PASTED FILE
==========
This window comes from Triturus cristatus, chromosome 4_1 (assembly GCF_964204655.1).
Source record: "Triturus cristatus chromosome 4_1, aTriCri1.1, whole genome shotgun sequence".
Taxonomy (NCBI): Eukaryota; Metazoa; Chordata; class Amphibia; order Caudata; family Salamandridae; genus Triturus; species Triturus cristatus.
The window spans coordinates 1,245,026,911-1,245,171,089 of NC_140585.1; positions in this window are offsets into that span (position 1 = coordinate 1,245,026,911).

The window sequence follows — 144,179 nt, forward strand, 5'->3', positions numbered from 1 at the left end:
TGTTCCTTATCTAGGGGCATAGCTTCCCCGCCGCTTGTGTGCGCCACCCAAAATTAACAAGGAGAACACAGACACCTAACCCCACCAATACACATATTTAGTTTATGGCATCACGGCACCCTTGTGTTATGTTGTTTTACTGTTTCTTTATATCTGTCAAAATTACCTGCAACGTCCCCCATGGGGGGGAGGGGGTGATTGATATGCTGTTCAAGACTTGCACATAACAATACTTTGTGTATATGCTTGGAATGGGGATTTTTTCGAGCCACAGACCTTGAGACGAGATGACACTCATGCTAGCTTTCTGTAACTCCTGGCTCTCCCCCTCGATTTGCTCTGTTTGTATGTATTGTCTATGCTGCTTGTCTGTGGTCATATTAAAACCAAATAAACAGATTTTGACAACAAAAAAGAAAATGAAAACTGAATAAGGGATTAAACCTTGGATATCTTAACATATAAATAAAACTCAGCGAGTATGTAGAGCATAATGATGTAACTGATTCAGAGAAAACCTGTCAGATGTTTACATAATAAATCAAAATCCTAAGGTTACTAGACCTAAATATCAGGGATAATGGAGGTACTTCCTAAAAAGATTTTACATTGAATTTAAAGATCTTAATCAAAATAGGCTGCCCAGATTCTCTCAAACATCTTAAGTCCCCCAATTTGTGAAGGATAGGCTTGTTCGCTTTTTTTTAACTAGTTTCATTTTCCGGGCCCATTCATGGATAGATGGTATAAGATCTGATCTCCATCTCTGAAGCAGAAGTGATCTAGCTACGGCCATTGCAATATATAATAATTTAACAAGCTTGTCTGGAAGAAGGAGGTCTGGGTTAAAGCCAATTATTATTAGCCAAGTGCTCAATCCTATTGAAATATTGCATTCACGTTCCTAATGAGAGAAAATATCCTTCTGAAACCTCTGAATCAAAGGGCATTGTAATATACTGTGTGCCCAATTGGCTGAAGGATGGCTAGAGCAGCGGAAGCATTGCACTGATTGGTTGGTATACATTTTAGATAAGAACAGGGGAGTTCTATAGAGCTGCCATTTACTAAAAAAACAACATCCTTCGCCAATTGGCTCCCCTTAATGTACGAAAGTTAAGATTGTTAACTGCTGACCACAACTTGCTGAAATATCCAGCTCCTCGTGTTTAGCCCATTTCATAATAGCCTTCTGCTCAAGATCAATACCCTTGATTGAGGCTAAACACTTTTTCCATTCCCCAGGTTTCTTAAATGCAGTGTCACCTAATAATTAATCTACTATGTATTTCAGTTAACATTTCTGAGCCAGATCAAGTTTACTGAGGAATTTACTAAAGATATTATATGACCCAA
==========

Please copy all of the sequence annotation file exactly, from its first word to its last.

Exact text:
This window comes from Triturus cristatus, chromosome 4_1 (assembly GCF_964204655.1).
Source record: "Triturus cristatus chromosome 4_1, aTriCri1.1, whole genome shotgun sequence".
Taxonomy (NCBI): Eukaryota; Metazoa; Chordata; class Amphibia; order Caudata; family Salamandridae; genus Triturus; species Triturus cristatus.
The window spans coordinates 1,245,026,911-1,245,171,089 of NC_140585.1; positions in this window are offsets into that span (position 1 = coordinate 1,245,026,911).

The window sequence follows — 144,179 nt, forward strand, 5'->3', positions numbered from 1 at the left end:
TGTTCCTTATCTAGGGGCATAGCTTCCCCGCCGCTTGTGTGCGCCACCCAAAATTAACAAGGAGAACACAGACACCTAACCCCACCAATACACATATTTAGTTTATGGCATCACGGCACCCTTGTGTTATGTTGTTTTACTGTTTCTTTATATCTGTCAAAATTACCTGCAACGTCCCCCATGGGGGGGAGGGGGTGATTGATATGCTGTTCAAGACTTGCACATAACAATACTTTGTGTATATGCTTGGAATGGGGATTTTTTCGAGCCACAGACCTTGAGACGAGATGACACTCATGCTAGCTTTCTGTAACTCCTGGCTCTCCCCCTCGATTTGCTCTGTTTGTATGTATTGTCTATGCTGCTTGTCTGTGGTCATATTAAAACCAAATAAACAGATTTTGACAACAAAAAAGAAAATGAAAACTGAATAAGGGATTAAACCTTGGATATCTTAACATATAAATAAAACTCAGCGAGTATGTAGAGCATAATGATGTAACTGATTCAGAGAAAACCTGTCAGATGTTTACATAATAAATCAAAATCCTAAGGTTACTAGACCTAAATATCAGGGATAATGGAGGTACTTCCTAAAAAGATTTTACATTGAATTTAAAGATCTTAATCAAAATAGGCTGCCCAGATTCTCTCAAACATCTTAAGTCCCCCAATTTGTGAAGGATAGGCTTGTTCGCTTTTTTTTAACTAGTTTCATTTTCCGGGCCCATTCATGGATAGATGGTATAAGATCTGATCTCCATCTCTGAAGCAGAAGTGATCTAGCTACGGCCATTGCAATATATAATAATTTAACAAGCTTGTCTGGAAGAAGGAGGTCTGGGTTAAAGCCAATTATTATTAGCCAAGTGCTCAATCCTATTGAAATATTGCATTCACGTTCCTAATGAGAGAAAATATCCTTCTGAAACCTCTGAATCAAAGGGCATTGTAATATACTGTGTGCCCAATTGGCTGAAGGATGGCTAGAGCAGCGGAAGCATTGCACTGATTGGTTGGTATACATTTTAGATAAGAACAGGGGAGTTCTATAGAGCTGCCATTTACTAAAAAAACAACATCCTTCGCCAATTGGCTCCCCTTAATGTACGAAAGTTAAGATTGTTAACTGCTGACCACAACTTGCTGAAATATCCAGCTCCTCGTGTTTAGCCCATTTCATAATAGCCTTCTGCTCAAGATCAATACCCTTGATTGAGGCTAAACACTTTTTCCATTCCCCAGGTTTCTTAAATGCAGTGTCACCTAATAATTAATCTACTATGTATTTCAGTTAACATTTCTGAGCCAGATCAAGTTTACTGAGGAATTTACTAAAGATATTATATGACCCAA